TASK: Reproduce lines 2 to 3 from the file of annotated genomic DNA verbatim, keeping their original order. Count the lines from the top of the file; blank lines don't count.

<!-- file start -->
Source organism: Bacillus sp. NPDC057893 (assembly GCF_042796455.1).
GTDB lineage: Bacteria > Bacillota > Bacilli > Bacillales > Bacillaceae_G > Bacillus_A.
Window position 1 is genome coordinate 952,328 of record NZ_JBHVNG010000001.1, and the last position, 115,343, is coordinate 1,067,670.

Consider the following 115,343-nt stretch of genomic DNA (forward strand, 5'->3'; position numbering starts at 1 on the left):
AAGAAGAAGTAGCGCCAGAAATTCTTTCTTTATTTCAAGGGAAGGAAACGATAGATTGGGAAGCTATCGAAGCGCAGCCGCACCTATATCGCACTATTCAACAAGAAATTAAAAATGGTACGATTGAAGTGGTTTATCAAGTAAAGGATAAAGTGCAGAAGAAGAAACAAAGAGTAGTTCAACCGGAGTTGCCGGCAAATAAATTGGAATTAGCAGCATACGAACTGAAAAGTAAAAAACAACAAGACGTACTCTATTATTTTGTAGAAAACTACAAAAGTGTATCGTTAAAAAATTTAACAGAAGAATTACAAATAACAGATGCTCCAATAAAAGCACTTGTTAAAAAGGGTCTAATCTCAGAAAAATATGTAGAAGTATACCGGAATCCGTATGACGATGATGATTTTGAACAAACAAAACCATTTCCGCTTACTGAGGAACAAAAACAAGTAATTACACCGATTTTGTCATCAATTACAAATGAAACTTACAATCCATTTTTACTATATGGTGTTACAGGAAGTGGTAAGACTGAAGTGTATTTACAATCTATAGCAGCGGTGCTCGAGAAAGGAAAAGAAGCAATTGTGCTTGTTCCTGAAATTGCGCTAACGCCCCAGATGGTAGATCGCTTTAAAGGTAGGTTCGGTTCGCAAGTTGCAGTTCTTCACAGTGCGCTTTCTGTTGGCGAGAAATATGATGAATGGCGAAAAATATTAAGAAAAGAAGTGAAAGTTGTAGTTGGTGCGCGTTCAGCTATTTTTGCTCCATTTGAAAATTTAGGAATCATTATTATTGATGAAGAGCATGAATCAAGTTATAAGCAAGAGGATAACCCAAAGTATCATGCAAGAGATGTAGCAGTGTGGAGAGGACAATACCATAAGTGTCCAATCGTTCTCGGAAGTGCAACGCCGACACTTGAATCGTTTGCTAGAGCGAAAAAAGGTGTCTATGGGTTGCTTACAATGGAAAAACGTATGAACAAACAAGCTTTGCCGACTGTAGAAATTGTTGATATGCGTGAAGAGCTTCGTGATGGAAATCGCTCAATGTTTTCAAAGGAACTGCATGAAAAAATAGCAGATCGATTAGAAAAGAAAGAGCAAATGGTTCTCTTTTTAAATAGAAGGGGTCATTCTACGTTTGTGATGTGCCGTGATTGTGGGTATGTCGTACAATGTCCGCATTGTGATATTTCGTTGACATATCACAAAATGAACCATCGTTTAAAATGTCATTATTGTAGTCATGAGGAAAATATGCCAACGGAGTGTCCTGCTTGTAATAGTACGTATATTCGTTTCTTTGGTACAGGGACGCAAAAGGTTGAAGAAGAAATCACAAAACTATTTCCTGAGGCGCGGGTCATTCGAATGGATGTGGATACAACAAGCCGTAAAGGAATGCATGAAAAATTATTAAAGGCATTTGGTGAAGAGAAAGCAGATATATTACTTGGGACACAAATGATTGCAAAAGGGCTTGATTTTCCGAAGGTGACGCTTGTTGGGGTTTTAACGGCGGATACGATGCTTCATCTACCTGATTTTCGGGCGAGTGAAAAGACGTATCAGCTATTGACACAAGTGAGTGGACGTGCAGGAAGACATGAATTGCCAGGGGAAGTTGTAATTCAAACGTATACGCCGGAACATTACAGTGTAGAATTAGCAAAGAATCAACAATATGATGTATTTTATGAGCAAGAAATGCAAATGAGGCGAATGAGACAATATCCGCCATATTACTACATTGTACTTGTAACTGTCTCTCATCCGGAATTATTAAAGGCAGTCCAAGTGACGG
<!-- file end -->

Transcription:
GTDB lineage: Bacteria > Bacillota > Bacilli > Bacillales > Bacillaceae_G > Bacillus_A.
Window position 1 is genome coordinate 952,328 of record NZ_JBHVNG010000001.1, and the last position, 115,343, is coordinate 1,067,670.